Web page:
Misfortune followed Mr. Biswas his entire life. He was born slightly handicapped and grew up weak in body and spirit. When he was a boy, his father accidentally drowned as a result of his negligence. He was sent to live first with a craftsman, then with an abusive uncle and each stay ended disastrously. As a young man, his flirtation with a local young lady is misinterpreted as a proposal and he is pressured by her family into marriage. From that moment on, he finds himself dependent on the wealthy Tulsi family - a dependence he comes to bitterly resent.
A House for Mr. Biswas by V.S. Naipaul takes place before and during World War II among the east Indian community of the West Indian island of Trinidad.
The house that Mr. Biswas craves is a symbol of his freedom and independence - evidence that he will no longer rely on others for shelter or status or anything else - and for the respect that will accompany that independence.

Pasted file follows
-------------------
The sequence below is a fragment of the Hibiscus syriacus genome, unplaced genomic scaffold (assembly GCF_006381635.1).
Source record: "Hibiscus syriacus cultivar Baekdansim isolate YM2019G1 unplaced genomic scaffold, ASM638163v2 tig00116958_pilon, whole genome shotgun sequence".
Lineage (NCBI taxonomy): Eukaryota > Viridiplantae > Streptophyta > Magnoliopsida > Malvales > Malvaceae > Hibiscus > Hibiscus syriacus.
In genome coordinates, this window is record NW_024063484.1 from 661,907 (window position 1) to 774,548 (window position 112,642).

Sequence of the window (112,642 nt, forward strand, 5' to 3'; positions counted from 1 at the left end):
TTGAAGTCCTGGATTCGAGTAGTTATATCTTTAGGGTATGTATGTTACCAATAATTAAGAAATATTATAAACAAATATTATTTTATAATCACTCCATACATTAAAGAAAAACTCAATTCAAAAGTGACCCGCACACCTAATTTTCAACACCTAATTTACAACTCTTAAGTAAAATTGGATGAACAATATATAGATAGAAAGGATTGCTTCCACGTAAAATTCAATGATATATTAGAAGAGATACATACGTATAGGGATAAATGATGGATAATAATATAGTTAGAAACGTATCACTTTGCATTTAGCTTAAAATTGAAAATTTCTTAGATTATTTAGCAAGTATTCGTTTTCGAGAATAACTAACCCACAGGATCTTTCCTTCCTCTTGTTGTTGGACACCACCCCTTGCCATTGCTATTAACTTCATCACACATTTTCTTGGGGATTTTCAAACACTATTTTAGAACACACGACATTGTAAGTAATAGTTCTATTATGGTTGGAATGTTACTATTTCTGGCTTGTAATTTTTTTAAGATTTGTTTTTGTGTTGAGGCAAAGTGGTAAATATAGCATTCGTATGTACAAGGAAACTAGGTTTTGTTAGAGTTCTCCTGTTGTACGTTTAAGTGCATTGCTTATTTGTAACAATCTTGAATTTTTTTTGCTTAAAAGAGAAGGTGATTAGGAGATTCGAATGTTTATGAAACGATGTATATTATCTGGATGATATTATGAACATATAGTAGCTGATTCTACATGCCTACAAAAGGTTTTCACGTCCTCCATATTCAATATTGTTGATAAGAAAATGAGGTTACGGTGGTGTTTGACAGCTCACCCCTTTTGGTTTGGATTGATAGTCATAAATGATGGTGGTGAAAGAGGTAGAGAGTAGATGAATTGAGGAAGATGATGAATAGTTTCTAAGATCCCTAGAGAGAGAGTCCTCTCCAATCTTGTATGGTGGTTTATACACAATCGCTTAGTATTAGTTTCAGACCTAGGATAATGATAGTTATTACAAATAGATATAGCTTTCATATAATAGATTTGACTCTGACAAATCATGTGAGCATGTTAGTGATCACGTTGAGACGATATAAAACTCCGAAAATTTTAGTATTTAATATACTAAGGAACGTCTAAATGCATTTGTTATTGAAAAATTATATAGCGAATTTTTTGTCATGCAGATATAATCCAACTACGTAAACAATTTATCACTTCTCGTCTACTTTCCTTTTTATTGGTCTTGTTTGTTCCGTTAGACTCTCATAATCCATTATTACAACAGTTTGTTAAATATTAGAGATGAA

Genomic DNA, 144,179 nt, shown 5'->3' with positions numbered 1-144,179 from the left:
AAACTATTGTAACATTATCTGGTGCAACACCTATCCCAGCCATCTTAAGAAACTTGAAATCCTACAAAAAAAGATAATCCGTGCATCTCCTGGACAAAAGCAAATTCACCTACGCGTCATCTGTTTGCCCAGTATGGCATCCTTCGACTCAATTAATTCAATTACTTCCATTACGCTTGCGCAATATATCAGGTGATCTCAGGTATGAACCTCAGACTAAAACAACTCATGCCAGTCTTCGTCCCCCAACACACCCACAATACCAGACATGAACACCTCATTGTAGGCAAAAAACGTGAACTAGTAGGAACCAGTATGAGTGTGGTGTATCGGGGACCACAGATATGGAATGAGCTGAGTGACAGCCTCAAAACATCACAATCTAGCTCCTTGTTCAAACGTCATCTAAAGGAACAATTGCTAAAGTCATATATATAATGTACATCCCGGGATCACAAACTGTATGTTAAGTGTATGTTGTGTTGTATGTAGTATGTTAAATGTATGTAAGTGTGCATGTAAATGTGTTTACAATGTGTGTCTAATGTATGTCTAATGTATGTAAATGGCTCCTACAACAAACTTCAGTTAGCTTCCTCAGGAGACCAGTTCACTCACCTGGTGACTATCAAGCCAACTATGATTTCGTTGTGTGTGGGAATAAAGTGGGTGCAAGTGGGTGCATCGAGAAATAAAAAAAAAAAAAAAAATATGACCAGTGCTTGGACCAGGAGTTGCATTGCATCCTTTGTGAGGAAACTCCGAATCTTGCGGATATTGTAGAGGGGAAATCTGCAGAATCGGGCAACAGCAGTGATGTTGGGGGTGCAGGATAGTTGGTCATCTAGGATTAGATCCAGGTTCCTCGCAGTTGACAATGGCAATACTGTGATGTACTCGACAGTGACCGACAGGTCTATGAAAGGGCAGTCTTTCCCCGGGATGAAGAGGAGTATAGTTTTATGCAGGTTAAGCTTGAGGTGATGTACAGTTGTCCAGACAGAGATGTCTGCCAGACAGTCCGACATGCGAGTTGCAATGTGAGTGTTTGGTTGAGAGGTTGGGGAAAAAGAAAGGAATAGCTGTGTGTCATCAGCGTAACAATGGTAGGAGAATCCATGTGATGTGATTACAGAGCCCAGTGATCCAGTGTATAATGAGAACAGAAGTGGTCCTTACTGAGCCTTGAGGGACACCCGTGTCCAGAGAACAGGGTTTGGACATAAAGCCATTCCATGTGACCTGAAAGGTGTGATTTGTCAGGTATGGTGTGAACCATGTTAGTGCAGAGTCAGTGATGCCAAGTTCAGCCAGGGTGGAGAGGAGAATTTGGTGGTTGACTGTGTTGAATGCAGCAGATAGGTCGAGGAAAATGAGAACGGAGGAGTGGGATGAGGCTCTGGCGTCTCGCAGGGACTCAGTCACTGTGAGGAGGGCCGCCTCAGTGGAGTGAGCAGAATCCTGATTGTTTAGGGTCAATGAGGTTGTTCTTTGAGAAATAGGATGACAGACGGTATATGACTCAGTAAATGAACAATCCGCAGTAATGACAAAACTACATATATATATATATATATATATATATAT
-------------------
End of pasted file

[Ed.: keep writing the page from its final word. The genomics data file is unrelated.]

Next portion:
The reader wants to pity Mr. Biswas, but it is often hard because so much of his pain is self-inflicted. He alienates everyone around him with his rages and his pettiness. The book must have been painful for Naipaul to write, as the title character is based on his own father. At times, it was painful to read as I recalled the times in my own life when I acted against my own best interest out of anger or spite.
There isn't much action in this book and Naipaul removes suspense by revealing the ending in the prologue; but he makes it work for several reasons:
He builds characters that the reader can care for, even if they are not likeable.
His prose and dialogue are wonderful - sometimes tragic; often humorous.
He weaves together large themes, such as the changing cultures in a post-colonial world and the conflicts of toxic relationships.
A House for Mr. Biswas is an excellent story of a limited man struggling to free himself.